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Putting Former Inmates to Work
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This old house in Hartford is getting a makeover. It’s around 100 years old, and the remnants of gas lighting are still visible in the walls.

Over the years, it was split into several apartments and slipped into disrepair.  Now, it’s getting sanded and painted. It has new energy-efficient windows and modern closets.

This property that was once a drain on the neighborhood is becoming attractive affordable housing.

The six guys doing the work are hoping for a similar transformation. They are all recently out of prison.

 

"I’ve been selling drugs since I was 15."

Davon Lott is 27 years old, and just finished parole from his third stint behind bars.

"I didn’t have really parents to tell me to get a job or do my homework or live a straight life., and everybody around me was doing the same thing."

Now he has kids of his own -- a 7 year-old boy and a new baby. When he got out this time, he wanted to shed his old patterns.

“It’s hard. It’s hard to get a job once you’ve got that F on your record. It's really hard. I’ve done knocked on a lot of doors, and none of them have opened.”

But he is making some money - as part of this crew for a full-service contracting business called Fresh Start Enterprises. They traveled up from Bridgeport for this two-month job.

"I’ve been for a while working everyday - it puts food on my family’s table. They only help the guys that’s willing to change- the guys that give clean urines, go to the groups, go to the meetings. They guys in there they been handling their business as far as being a productive citizen."

That’s the idea. Fresh Start is not just about getting ex-prisoners working.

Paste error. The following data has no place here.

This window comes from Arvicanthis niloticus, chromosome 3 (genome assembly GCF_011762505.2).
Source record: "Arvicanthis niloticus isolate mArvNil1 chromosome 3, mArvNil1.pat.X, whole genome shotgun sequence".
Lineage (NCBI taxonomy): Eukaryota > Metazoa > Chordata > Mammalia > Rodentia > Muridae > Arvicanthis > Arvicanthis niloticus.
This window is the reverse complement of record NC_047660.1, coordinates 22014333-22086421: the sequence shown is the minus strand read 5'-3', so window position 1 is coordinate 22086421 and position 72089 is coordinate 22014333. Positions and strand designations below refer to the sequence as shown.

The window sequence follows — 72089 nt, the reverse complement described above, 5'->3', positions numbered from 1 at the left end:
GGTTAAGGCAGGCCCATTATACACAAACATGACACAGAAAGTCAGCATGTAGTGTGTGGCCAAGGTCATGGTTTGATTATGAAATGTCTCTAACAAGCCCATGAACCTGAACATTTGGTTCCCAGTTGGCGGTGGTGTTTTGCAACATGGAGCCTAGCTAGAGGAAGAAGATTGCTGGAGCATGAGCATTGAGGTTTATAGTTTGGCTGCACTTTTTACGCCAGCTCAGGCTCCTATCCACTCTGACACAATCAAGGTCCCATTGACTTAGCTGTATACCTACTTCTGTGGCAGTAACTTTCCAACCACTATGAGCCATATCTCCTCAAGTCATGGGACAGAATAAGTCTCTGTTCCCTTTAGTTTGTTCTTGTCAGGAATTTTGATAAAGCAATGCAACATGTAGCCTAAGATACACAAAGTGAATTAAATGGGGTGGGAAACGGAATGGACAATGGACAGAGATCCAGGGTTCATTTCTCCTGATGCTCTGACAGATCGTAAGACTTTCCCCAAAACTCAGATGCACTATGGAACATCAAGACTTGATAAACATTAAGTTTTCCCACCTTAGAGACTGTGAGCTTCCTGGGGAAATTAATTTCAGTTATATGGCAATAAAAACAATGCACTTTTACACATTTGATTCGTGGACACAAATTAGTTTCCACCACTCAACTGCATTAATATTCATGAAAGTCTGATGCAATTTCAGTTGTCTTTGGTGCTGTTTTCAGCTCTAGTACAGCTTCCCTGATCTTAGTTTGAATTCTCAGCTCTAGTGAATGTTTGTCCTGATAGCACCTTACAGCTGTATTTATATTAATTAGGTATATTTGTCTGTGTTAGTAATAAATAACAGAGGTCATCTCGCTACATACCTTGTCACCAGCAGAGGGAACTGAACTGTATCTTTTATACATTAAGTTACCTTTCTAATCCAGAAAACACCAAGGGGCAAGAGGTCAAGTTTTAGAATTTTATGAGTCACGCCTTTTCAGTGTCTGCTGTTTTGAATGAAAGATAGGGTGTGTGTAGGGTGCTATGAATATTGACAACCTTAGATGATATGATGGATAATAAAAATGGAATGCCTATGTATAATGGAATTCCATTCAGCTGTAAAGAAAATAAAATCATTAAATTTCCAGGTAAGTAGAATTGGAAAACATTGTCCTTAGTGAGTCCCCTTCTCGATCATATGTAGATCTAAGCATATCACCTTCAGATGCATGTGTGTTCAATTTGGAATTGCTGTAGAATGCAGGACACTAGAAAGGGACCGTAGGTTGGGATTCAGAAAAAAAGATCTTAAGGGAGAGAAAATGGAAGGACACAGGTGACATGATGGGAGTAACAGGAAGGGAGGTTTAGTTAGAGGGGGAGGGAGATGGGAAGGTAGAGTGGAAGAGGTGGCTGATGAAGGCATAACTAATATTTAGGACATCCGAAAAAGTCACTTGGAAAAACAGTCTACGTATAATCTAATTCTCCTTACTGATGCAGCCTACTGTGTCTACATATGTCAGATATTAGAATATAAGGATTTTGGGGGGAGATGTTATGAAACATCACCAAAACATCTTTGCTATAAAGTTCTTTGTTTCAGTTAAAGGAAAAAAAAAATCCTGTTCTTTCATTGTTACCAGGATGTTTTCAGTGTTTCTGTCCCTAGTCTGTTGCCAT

"This is a holistic program."

Mario Sarro helps run the business, but his background is in social work.  

"We worry about substance abuse issues. We worry about any anger or domestic violence issues. We try to wrap our services around the client, so it's not so much about getting a job. The end result is getting a job."

The approach has won fans in Bridgeport's business community. At a recent fundraising breakfast, several business owners testified about their good work.

Keynote speaker Chris Bruel went further, and he’s no prison activist. He's the president of the Business Council of Fairfield County.

"Our choice to invest in continuing to lock away, to hurt, to hate and to fear, or to say, change is here.”

He says it's time to think about offender reentry as an essential piece of economic development.  

"We are comfortable with as a society sending people away. We are not necessarily comfortable with them coming back, and we certainly don’t want to think about what happens while they’re gone to their families, their children, their communities, or what havoc they may reek when they come back having been made less economically viable, less socially acceptable, because of how we’ve managed their time away."

A Yale study found that men who've been in Fresh Start have a 45% lower rate of ending up back in prison than the overall ex-offender population. And word is getting out in prisons, that because of Fresh Start, Bridgeport is the place to land when you get out.

Yasdiel Moya is a project manager for Fresh Start.

"All these guys they transfer down to Bridgeport, just for the simple fact of the program, because they know this program is not in any other city but Bridgeport."

Moya is also a former client. He first went to prison for robbery and assault when he was 14 years old, and didn't get out until he was 20. Then, he ended up back in prison on drug charges.

"I'm still paying for it, for what I did as a kid. I'm still paying for it."

And he gets to share this experience with other ex-offenders. He says it helps.

"We just sit down and just talk about real stuff. You know, things that we been through. because we understand each other, we've been through similar stuff."   

But he knows they're not getting to everyone that needs it.  

“I’ve got tons more workers than work. We got hundreds of guys and only got but so many projects."

For Davon Lott, who's staying busy hanging sheet rock, filling nail holes, and painting, he's happy he'd landed a slot.   

“If it wasn’t for them, I would’ve gotten frustrated and went out on the block, so we say, and started selling drugs. and you know, I know now, I'm never going back to jail."

And with any luck, he won't be working for Fresh Start forever either, because the program's ultimate goal is to lose its best workers to permanent, stable jobs.